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A dangerous game in LIPA tax case

Huntington and Northport taxes could end up big losers in trial over plant.

Aerial view looking south from over the Long

Aerial view looking south from over the Long Island Sound shows a barge at the Shoreham nuclear plant standing by to move the radioactive material off Long Island on Sept. 24, 1993. Photo Credit: Newsday/Cliff De Bear

Long Islanders pay high property taxes. To lighten this burden, our tax assessors have historically shifted a portion of the taxes to the rest of the Island by overtaxing power plants. These plant taxes are paid by all Long Island residents and businesses through electric bills. If your community has a power plant, you’ve benefited by paying disproportionally lower property taxes, but as in a game of musical chairs, local officials must plan for when the music stops, and the music is about to stop.

In 1996, I saw a tax case unfold against the Shoreham nuclear plant. After years of wishful thinking and lawyer double-talk on behalf of municipalities, the State Supreme Court revalued the taxes on Shoreham based on the plant’s value and ordered a $1.3 billion tax refund to LILCO customers. The case was settled in 2000, and Suffolk residents are still paying the tax refund, plus interest, through a special charge on electric bills. Maybe that’s why Brookhaven Town Supervisor Ed Romaine has announced his willingness to settle the Port Jefferson power plant tax case with LIPA. He has learned from history.

I live in Huntington, and a similar tax trial is set to start in June for the Northport power plant. LIPA has offered to settle its challenge of the town’s assessment of the plant and as town officials consider what to do, I’d like to share what I learned from the Shoreham case.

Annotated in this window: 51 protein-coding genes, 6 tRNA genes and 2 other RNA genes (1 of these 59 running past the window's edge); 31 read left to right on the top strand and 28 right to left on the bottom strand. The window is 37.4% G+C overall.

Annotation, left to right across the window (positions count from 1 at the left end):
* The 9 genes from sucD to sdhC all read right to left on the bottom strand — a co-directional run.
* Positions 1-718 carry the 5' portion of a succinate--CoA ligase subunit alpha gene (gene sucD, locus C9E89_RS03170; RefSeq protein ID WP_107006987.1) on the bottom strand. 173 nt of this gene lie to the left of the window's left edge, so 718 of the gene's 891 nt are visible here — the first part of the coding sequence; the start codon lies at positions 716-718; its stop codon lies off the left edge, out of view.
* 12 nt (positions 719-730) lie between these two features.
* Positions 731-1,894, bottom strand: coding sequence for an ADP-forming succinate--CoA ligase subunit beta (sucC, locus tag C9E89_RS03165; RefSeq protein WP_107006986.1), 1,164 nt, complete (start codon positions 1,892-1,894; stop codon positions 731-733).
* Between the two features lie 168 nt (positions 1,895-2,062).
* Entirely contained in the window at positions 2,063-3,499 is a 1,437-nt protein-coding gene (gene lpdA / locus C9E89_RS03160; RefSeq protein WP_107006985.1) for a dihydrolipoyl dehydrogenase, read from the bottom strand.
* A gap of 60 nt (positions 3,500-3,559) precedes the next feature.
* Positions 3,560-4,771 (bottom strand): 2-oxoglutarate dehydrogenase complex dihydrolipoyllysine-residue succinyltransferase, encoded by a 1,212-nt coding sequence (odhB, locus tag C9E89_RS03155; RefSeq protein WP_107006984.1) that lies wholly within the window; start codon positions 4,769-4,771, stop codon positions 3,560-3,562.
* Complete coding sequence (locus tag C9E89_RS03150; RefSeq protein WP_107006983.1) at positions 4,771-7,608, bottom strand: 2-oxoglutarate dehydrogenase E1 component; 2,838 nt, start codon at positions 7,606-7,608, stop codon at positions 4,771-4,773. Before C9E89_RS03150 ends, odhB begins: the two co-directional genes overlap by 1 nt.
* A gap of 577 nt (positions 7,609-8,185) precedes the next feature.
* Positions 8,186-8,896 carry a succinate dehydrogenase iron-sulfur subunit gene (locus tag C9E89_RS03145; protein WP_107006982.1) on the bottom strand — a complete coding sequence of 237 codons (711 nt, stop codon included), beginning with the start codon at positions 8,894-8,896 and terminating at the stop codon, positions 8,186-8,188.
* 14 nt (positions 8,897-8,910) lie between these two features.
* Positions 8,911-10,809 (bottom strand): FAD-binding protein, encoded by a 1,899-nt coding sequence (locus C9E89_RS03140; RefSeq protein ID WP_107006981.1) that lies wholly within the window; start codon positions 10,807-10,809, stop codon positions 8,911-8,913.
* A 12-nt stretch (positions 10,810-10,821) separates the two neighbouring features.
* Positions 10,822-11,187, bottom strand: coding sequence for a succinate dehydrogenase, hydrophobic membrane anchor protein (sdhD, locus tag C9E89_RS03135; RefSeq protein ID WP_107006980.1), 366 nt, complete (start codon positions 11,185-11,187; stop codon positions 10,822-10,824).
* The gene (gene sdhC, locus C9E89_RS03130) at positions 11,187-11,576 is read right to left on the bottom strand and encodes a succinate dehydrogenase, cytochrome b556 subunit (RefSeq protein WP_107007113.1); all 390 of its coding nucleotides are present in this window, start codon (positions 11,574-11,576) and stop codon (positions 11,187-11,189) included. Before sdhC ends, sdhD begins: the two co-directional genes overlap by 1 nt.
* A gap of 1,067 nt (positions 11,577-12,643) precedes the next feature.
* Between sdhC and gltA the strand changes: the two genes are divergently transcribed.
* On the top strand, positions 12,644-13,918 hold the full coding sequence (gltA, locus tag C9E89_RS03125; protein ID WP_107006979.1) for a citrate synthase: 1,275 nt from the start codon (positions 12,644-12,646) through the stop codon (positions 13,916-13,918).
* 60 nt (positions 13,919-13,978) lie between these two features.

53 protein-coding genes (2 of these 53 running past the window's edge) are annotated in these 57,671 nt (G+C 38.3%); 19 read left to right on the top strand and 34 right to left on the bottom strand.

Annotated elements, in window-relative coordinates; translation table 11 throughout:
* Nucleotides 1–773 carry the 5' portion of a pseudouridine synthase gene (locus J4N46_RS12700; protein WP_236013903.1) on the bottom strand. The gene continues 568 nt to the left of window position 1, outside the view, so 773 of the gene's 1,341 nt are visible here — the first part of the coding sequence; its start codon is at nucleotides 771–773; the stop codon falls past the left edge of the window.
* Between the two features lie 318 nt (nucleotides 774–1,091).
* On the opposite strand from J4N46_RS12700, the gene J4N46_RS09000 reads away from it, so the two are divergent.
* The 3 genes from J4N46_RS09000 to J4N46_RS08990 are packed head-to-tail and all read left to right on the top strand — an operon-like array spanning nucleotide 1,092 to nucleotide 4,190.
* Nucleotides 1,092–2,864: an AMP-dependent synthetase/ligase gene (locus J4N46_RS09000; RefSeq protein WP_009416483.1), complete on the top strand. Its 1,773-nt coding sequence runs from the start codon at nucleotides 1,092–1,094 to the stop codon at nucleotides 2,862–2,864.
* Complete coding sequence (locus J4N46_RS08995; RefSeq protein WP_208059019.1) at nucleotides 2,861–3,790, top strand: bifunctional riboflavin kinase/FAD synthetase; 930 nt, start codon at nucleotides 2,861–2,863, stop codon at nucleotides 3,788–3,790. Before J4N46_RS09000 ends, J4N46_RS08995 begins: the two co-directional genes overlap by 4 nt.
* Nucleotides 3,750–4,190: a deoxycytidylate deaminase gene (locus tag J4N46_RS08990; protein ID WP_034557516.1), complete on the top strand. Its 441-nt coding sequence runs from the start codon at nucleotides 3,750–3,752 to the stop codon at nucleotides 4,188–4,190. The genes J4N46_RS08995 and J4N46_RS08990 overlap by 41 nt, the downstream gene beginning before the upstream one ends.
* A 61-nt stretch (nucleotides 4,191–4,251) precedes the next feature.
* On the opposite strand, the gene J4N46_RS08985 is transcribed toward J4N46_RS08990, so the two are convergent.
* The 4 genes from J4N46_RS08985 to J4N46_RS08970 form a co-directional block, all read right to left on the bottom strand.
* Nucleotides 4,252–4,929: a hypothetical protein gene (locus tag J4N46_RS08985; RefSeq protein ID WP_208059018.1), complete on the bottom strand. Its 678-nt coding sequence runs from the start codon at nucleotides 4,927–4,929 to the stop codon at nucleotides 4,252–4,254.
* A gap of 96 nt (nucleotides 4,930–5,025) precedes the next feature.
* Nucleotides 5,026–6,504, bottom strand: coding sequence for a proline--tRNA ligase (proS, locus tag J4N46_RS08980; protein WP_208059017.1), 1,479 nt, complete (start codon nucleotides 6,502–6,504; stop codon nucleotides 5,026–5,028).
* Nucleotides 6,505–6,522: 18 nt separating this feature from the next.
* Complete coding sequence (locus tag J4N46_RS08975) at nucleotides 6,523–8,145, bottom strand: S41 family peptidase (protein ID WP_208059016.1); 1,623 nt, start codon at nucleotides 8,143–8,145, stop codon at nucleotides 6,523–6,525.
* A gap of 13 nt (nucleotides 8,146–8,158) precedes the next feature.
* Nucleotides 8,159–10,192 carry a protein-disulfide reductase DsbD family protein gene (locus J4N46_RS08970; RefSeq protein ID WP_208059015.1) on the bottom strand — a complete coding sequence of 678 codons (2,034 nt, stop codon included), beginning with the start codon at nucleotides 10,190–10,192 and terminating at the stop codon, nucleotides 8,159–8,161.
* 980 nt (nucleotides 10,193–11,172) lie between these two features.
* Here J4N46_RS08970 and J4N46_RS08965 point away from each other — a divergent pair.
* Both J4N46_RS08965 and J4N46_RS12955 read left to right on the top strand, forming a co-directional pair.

First, be skeptical of no-pain solutions. In the Shoreham case, several arguments were made on why it was OK to overtax power plants. None panned out. I hear the same arguments today.

Some say then-Gov. George E. Pataki and LIPA chairman Richard Kessel promised Huntington the right to overtax the Northport plant indefinitely. Are we willing to roll the dice on such a promise?

Second, do the math and know the facts. LIPA’s proposed settlement, if it’s the same as the one offered to Brookhaven, would reduce the taxes on the Northport plant by 50 percent over nine years and waive an estimated $500 million tax refund. This would create a 2 percent per year tax increase for the residents of the Northport-East Northport school district. The plant would be valued at 10 times its worth at the end of the settlement. But a negative court judgment would mean a revaluation of the plant to its fair value, precipitating a 32 percent increase in Northport-East Northport school taxes. Under state law, all town residents would pay one-half of a tax refund.

Third, a court ruling would change the politics. Overtaxing the Northport plant has allowed Huntington to spread the cost of its local government to the rest of Long Island’s utility customers. After the $1.3 billion Shoreham judgment, taxes went up and people noticed. The Northport plant’s proposed settlement is more favorable than the Shoreham settlement. Don’t assume it will be available once the case goes to trial. Long Island’s other LIPA customers might lobby hard to receive money awarded in a court judgment.

Fourth, Huntington will need a long-term plan. The Northport plant is almost 50 years old, and power plants are worth less with time. Northport’s production has declined by 66 percent since 1999. With solar panels and wind farms being added to the electric grid, the plant is obsolete. While the taxes assessed on the Northport plant are $81 million a year, the Caithness plant built in 2009 produces the same amount of electricity, uses less fuel, and pays a $9.7 million tax bill. The excessive taxes on the Northport plant aren’t sustainable, and if needed, new plants would be built elsewhere on Long Island where the taxes are lower.

Common sense and the historical record must prevail over wishful thinking and small-minded political calculations. For Shoreham, local officials chose to ignore a problem until it was too late. History doesn’t have to repeat itself.

Paul J. Tonna served as a Suffolk County legislator from 1994 to 2005.

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